Publisher’s Peace: The Inclusion & Diversity Myth

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Contributing Correspondent: C. Dwayne West

I’ve never really had to face this issue first hand because I’ve been independent for the last 20 years of my adult life. And when I worked for a company, I didn’t concern myself with the fact that the Chicago Board of Trade was 99% white and 85% male. The CBOT was the last real job I had before venturing out as an entrepreneur. So maybe I’m not the expert on this subject, but I can see. Plus, since being in business, I’ve attempted to educate myself on multiple concerns as I look at the corporate structure in order to create the art of the deal.

These Works of Words were sparked by a reception I went to last week that focused on Diversity & Inclusion. And whenever I hear those words I try to pay close attention. This event included young black emerging executives who appeared to be celebrating diversity and their inclusion into the corporate landscape. When I arrived there was a white man on stage cheerfully talking diversity and inclusion and how important it is. It sounded more like a pep rally.

The event was a collaboration between two or three major law firms. This was really a cheaper version of a retreat to get their minimal diverse work force charged up. The team leader was like “it’s finally time to embrace diversity and make our places of work more inclusive.” What turned on my thinking cap was that as he introduced his team spearheading the diversity charge, the very first person was a young white male, who introduced a young lady who I couldn’t tell if she was black, Indian or of similar hue. The 3rd and 4th team members were a white female and another much older white male. Again, they came on to rally the team for productivity, in my opinion.

This was the point when I put down my drink and proceeded to the exit, after staying 30 minutes at best. But before leaving I decided to sit down in the lobby and enjoy the sweet tray; that’s when this young handsome brother recognized me and asked my thoughts. Not to taint his illusion, I flipped the script and asked him what was his impression. May I say, he then expressed – bull _ _ _ t. Enough said, we chatted a few more minutes about who he was. He’s currently in law school and was in Chicago finishing up an intern before heading back to Purdue. I gave him my info and I was out!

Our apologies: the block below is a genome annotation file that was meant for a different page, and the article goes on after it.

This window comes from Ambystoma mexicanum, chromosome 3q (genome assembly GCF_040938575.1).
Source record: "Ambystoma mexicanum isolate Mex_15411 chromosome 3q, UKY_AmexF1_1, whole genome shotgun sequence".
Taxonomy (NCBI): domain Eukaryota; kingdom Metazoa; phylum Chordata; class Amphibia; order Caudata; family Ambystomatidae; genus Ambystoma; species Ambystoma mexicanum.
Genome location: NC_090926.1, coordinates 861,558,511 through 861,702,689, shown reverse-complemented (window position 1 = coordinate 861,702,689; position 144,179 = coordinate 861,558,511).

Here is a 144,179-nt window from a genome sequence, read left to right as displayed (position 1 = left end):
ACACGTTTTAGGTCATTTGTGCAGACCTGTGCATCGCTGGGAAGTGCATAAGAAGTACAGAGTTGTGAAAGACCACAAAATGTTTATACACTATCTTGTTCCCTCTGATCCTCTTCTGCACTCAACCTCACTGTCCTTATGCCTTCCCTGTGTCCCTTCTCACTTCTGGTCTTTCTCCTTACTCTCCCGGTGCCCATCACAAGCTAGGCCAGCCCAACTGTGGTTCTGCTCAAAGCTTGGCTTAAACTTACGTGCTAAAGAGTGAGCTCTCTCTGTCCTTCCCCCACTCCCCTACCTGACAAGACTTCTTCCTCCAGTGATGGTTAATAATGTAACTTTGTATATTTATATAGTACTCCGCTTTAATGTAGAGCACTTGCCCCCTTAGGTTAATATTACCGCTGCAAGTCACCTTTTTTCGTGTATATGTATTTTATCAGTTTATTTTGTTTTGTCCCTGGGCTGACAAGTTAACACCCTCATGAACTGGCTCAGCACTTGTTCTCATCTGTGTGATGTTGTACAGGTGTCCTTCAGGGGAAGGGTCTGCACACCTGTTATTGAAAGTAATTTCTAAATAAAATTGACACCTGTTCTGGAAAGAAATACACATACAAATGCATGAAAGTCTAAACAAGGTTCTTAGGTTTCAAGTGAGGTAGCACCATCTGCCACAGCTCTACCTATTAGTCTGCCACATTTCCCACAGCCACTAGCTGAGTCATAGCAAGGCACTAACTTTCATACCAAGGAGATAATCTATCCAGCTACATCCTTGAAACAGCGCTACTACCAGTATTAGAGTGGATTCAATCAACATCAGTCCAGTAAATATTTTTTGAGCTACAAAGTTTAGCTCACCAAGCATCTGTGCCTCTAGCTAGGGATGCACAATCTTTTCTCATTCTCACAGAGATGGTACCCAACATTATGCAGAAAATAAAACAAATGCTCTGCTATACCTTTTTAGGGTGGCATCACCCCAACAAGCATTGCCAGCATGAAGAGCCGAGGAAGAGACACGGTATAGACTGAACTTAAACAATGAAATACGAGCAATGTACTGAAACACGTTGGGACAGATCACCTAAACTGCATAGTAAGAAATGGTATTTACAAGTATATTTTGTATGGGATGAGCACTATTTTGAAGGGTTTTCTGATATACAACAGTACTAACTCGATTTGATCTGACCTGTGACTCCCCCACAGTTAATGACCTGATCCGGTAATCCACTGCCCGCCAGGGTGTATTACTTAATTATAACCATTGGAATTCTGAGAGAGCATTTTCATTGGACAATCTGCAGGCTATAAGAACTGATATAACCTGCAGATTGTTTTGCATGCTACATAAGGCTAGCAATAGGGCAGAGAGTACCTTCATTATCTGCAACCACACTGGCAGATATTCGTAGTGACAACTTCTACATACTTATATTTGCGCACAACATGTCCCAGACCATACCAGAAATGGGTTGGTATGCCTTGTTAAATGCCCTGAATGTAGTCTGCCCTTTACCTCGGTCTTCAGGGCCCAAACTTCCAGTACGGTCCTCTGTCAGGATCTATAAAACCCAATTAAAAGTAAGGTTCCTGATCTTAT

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I spent my entire drive thinking about pieces of our conversation. The one thing that stood out is what many, many people of color have said to me and brothers like him, that stated “blacks got to be super human or better than their white counterparts to succeed.” I’ve always laughed at this notion. Because if you wanna be successful, you have to be superhuman anyway….. or must times white. Let me explain: People like Bill Gates for instance, talked about when he was starting Microsoft, he didn’t see sunlight for at least the first 10 years. That’s being superhuman for success.

But for a white person who was trained by a black professional within a corporate company, then to have the white person leapfrog ahead of the black person who trained him, being superhuman will not help you with that scenario. It’s evident that your credentials and superhuman efforts will not shift you to the top of the food chain. So where is diversity and inclusion in this instance?

In most cases, the white boys just have to show up. Not to say that they may not be capable, but they’re never required to be superhuman. There’s not one black person on the slow track up the corporate ladder who couldn’t point out a room full of unqualified and incompetent white men and women who are at the top of the food chain. The one thing we can be assured of is that if a black or brown person is in leadership or executive management, they had to be the best and brightest, with no question. Unless they’re one of the few Negroes who completely sold-out their community to get there.

Diversity and Inclusion is a farce. And companies who spend the most time talking about it are probably not executing it that damn well. So stop sending your few black faces to the forefront to wave your flag, when behind the scenes, there is very little inclusion and diversity happening within the halls of these Fortune 1000 brands. Because in 2017, this should not be a real issue. And to emphatically pound the podium and say that it’s now time to embrace diversity, is insulting. It was time decades ago! Until the next edition…….. Peace and One Love.

I Write to Differ

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